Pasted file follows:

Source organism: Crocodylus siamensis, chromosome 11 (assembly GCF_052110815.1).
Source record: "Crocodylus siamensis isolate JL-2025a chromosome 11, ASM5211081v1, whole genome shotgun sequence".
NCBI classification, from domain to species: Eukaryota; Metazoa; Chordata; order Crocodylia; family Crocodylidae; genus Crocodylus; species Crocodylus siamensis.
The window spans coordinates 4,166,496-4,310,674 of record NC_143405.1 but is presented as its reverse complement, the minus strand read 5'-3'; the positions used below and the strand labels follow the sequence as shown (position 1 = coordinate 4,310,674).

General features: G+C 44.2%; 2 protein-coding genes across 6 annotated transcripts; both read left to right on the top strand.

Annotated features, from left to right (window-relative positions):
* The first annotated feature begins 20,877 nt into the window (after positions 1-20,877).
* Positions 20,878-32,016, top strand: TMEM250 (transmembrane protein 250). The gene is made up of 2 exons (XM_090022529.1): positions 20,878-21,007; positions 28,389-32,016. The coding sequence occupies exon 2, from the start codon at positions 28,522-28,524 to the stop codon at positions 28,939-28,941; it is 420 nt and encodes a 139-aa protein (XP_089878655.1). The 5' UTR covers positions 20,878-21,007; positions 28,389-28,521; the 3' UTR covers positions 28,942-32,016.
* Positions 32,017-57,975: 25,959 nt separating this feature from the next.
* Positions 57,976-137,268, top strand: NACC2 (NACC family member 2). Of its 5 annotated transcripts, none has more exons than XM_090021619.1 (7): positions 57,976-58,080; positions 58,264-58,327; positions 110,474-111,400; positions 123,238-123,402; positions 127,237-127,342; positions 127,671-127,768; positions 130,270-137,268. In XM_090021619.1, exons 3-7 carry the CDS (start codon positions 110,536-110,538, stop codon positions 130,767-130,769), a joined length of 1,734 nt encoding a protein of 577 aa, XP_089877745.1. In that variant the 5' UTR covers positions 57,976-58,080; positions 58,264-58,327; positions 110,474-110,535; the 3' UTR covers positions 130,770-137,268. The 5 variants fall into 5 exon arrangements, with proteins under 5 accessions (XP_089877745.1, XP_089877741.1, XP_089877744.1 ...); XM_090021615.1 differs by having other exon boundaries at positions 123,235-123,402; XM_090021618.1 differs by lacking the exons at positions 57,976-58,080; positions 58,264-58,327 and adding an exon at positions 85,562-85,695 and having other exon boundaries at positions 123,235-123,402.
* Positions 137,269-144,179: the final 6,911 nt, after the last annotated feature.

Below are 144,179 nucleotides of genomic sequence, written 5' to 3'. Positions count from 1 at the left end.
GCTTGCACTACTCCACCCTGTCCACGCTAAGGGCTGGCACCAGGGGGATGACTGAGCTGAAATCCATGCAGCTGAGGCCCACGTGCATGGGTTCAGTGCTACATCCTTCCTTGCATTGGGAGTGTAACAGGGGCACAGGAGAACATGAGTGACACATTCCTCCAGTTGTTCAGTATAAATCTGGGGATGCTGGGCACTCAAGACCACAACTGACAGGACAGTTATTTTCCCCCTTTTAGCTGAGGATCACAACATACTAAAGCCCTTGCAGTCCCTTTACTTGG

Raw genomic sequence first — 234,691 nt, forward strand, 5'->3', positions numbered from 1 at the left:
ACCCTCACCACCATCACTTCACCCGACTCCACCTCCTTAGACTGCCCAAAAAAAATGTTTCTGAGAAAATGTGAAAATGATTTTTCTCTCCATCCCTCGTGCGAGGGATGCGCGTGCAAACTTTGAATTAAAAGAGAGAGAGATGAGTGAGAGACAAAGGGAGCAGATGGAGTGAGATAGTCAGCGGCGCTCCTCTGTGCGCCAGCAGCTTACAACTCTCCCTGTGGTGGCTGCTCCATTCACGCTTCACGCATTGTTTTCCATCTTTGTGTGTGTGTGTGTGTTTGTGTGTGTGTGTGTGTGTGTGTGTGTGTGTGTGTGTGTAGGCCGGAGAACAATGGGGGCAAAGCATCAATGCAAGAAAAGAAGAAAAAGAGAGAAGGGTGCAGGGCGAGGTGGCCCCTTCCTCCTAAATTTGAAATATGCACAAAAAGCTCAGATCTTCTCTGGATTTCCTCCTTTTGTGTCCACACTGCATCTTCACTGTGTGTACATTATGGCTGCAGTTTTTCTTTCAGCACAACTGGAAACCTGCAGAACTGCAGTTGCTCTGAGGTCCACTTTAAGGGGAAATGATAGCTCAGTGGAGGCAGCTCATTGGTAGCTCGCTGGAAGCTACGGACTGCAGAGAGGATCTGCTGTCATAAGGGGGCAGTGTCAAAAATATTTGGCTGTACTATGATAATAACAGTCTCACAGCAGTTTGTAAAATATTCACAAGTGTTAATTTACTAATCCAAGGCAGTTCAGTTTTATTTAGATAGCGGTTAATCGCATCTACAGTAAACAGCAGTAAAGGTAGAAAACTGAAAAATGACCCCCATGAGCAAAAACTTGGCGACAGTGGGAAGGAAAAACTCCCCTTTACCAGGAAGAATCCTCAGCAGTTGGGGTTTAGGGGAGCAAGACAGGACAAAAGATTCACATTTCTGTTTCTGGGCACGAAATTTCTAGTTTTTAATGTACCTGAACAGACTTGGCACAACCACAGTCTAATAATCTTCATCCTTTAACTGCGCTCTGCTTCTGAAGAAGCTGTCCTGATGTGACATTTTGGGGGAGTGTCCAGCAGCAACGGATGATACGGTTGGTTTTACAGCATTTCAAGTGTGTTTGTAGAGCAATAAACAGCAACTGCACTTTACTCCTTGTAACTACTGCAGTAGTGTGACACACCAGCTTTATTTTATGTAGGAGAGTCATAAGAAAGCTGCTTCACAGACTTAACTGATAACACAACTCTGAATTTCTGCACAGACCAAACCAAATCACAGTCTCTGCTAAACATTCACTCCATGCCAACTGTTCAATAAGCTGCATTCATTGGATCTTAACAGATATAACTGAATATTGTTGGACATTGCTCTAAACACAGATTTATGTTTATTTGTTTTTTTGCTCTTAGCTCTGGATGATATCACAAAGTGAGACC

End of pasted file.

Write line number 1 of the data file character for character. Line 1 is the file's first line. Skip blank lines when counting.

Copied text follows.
Source organism: Crocodylus siamensis, chromosome 11 (assembly GCF_052110815.1).